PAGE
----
Week of 1 November 2021
WBA finds that the vast majority of high-emitting companies are not demonstrating efforts towards a just transition
Our key takeaway: The World Benchmarking Alliance finds that 180 companies in the oil and gas, electric utilities and automotive manufacturing sectors are not demonstrating efforts towards a just transition. Their methodology sets out a roadmap of the foundational steps companies should take to contribute to a low-carbon transformation that leaves no one behind.
The World Benchmarking Alliance (WBA) has published the results of its just transition assessment: “Just Transition Assessment 2021: Are high-emitting companies putting people at the heart of decarbonisation?” which assesses 100 oil and gas companies, 50 electric utilities and 30 automotive manufacturers (viewed as “globally influential companies from high-emitting sectors to a just transition”) in terms of their contributions to a just transition:
- Just transition roadmap: “A ‘just transition’ envisions resilient and thriving workers and communities carrying out green and decent jobs, while limiting the global temperature increase to 1.5°C above pre-industrial levels in line with the Paris Agreement.” Companies are evaluated based on core social indicators (CSIs), as well as new just transition indicators (JTIs) which “assess companies’ social dialogue and stakeholder engagement, and their planning and execution of fundamental contributions to a just transition.” These indicators are particularly interesting for companies, since they provide “a roadmap of the foundational steps companies should take to contribute to a low-carbon transformation that leaves no one behind.” Although they were developed for the decarbonisation and energy transformation, the WBA notes that they are sector agnostic and can be used by a range of other industries.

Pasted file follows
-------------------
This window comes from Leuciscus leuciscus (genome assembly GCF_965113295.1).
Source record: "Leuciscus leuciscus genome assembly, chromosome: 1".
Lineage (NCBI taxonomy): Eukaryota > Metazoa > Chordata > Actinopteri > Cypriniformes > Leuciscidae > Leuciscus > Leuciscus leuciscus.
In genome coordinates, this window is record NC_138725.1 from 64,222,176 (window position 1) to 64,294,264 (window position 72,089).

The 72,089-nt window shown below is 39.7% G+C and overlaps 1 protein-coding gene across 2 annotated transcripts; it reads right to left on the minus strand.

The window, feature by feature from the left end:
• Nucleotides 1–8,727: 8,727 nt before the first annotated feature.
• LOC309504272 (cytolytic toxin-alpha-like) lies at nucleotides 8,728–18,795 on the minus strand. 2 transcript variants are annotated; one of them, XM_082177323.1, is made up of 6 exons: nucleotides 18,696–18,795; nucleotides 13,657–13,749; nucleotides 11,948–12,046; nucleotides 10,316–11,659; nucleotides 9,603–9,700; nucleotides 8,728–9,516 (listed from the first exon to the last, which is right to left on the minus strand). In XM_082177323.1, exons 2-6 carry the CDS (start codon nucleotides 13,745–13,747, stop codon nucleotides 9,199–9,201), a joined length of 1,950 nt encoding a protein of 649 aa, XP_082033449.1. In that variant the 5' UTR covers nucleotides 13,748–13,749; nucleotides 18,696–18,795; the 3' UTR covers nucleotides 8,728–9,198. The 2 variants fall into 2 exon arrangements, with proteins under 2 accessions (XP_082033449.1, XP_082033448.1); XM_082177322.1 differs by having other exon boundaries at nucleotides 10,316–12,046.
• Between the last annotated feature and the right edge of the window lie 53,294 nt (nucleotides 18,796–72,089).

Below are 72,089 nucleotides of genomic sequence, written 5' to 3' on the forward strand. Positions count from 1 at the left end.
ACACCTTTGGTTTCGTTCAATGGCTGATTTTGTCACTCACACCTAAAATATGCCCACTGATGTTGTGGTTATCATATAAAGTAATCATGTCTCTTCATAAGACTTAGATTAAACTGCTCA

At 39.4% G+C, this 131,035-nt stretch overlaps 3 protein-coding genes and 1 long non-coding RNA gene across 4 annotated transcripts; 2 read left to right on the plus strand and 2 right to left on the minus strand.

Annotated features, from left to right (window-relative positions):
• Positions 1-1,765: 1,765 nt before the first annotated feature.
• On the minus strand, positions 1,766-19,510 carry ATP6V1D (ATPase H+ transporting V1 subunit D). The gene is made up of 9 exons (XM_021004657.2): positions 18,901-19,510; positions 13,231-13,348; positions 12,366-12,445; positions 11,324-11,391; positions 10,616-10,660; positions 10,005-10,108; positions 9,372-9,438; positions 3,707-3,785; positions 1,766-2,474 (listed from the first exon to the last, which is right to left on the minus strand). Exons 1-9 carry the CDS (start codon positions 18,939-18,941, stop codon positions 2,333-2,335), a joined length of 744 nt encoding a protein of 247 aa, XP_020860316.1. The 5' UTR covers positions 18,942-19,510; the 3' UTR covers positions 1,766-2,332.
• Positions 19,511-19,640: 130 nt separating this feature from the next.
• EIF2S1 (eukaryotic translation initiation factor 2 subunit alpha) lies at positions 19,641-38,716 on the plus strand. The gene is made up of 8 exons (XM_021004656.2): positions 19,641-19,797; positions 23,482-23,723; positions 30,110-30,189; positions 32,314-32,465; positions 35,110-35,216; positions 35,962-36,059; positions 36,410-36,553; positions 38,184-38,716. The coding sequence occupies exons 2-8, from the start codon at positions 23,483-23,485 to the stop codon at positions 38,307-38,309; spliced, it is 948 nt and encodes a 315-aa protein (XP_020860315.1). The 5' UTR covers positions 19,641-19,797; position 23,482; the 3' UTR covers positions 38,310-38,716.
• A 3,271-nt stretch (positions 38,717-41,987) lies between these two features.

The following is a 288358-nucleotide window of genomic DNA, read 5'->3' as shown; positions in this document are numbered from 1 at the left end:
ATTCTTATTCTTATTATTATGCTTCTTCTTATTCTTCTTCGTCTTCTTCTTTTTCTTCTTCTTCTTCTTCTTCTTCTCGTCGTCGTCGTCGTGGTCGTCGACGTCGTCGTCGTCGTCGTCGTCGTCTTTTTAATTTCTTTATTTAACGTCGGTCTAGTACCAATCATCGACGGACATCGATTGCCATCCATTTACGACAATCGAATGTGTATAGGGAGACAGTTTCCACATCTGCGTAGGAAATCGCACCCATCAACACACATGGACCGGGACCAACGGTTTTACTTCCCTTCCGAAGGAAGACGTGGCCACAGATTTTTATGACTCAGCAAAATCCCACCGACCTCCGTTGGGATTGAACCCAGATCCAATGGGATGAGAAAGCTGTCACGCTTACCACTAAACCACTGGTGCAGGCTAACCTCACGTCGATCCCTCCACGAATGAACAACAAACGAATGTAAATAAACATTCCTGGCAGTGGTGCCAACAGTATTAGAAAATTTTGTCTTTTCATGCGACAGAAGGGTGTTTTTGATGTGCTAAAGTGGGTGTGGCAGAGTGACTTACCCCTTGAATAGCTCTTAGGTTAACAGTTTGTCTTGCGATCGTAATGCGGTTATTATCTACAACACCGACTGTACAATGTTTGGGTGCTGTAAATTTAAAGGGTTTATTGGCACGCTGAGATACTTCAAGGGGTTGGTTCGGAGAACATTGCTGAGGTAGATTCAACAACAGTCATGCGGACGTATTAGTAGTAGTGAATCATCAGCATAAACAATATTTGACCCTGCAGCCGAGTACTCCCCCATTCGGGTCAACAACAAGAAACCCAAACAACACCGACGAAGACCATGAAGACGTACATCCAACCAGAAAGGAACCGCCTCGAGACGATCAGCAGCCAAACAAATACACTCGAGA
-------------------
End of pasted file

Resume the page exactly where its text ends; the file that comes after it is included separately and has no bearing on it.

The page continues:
- Six measurement areas to evaluate a company’s just transition approach. To evaluate just transition in practice, WBA first looks at the company’s planning, and measures (1) the fundamentals of social dialogue and stakeholder engagement and (2) planning for a just transition. The WBA then looks at measures to take forward this plan through action: (3) green and decent job creation and (4) retaining and re-and/or up-skilling. The WBA then looks at how companies support and influence the shift to a just, societal transformation, together with governments through (5) social protection and social impact management and (6) advocacy for policies and regulation supporting a just transition.
- “Vast majority of high-emitting companies fail to demonstrate efforts towards a just transition”: WBA has five findings. First, the “vast majority of high-emitting companies fail to demonstrate efforts towards a just transition.” Out of a possible score of 16, the vast majority of companies (84%) score 4 points or less, and 32 of those companies score 0. Second, “people most at risk are being left out of decisions that affect their future.” WBA underscores that “[j]ust transition planning is only effective when informed by negotiation through social dialogue, stakeholder engagement and social impact mitigation”, and yet “[c]ompanies’ performance on these actions and processes is shockingly low.” Only two out of 180 companies meet the fundamental requirements. And only 15 companies include the voices of those who will be most impacted in their plans. WBA calls for companies to set “time-bound targets to mitigate the social impacts of the just transition on workers, affected communities and its business relationships.” Third, “[o]nly 23% of the 180 companies assessed have a public commitment to reskill or upskill workers displaced by the low-carbon transition”, which leaves companies at risk of “a stranded workforce which would have momentous impact on supply chains and energy access.” Fourth, businesses are “still not using their influence to protect people, manage social impacts and advocate for a just transition”, with only seven out of 180 companies demonstrating that they advocate for policies and regulations for a just transition. Fifth, “a just transition needs to be underpinned by companies’ respect for human rights”, and yet “only 12 companies demonstrate the basics of identifying and managing human rights risks.” WBA compared progress on just transition indicators, with progress on respect for human rights and “found almost no correlation between a company’s relative performance on human rights and a just transition. This lack of a correlation suggests that many companies still consider and address the social risks and plans for a low-carbon transition independently from human rights issues.”
WBA, World Benchmarking Alliance Just Transition Methodology (July 2021)